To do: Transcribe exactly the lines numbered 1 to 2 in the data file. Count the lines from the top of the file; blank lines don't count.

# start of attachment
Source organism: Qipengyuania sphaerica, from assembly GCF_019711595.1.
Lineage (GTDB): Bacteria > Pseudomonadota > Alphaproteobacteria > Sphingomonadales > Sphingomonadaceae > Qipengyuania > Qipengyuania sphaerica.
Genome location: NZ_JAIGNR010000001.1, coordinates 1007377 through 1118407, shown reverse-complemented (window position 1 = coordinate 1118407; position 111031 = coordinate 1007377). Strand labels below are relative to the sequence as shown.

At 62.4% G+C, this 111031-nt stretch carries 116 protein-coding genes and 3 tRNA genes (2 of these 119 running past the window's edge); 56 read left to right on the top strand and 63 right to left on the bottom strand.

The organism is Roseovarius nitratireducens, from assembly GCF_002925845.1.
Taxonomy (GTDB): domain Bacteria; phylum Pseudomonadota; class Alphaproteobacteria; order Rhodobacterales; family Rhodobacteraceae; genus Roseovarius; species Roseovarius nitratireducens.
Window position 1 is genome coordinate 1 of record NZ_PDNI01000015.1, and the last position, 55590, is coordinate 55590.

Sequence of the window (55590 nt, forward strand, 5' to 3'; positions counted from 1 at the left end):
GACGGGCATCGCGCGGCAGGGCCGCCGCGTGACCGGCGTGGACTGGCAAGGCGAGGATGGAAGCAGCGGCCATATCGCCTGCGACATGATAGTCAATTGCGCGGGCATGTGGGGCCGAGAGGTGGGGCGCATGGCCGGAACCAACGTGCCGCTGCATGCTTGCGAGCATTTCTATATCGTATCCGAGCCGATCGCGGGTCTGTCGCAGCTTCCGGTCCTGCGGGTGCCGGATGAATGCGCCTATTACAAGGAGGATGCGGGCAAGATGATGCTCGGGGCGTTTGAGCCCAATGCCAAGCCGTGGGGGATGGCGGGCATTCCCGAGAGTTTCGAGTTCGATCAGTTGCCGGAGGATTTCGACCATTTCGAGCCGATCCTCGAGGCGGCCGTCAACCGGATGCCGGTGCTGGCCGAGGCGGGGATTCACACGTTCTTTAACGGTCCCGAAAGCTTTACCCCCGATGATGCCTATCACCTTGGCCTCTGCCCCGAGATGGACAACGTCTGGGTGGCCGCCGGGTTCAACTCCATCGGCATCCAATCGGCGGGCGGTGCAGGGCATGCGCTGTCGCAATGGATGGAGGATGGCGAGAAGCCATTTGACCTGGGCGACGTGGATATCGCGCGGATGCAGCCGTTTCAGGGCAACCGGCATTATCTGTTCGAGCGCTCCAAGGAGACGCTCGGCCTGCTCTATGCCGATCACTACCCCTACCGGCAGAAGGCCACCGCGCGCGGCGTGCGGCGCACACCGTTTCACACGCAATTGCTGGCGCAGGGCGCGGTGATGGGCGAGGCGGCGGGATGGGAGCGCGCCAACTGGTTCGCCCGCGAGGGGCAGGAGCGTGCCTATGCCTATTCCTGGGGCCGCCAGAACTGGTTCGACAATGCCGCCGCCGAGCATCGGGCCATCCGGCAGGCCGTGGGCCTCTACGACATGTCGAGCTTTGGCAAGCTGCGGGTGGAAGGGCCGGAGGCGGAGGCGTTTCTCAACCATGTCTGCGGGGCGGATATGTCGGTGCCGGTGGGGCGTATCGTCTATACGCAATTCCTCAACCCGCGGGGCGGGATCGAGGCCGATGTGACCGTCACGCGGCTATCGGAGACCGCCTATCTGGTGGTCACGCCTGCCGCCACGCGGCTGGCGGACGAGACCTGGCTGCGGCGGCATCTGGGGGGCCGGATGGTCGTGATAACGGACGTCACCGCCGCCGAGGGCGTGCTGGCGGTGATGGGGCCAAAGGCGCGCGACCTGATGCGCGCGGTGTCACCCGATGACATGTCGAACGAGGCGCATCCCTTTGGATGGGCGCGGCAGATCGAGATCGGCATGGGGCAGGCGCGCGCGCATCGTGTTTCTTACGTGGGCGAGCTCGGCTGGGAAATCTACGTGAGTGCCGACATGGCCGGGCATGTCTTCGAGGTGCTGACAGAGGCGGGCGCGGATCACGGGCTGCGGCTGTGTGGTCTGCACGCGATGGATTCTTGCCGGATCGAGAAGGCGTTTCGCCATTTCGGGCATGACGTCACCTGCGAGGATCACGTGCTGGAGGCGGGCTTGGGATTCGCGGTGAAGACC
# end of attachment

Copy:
Source organism: Qipengyuania sphaerica, from assembly GCF_019711595.1.
Lineage (GTDB): Bacteria > Pseudomonadota > Alphaproteobacteria > Sphingomonadales > Sphingomonadaceae > Qipengyuania > Qipengyuania sphaerica.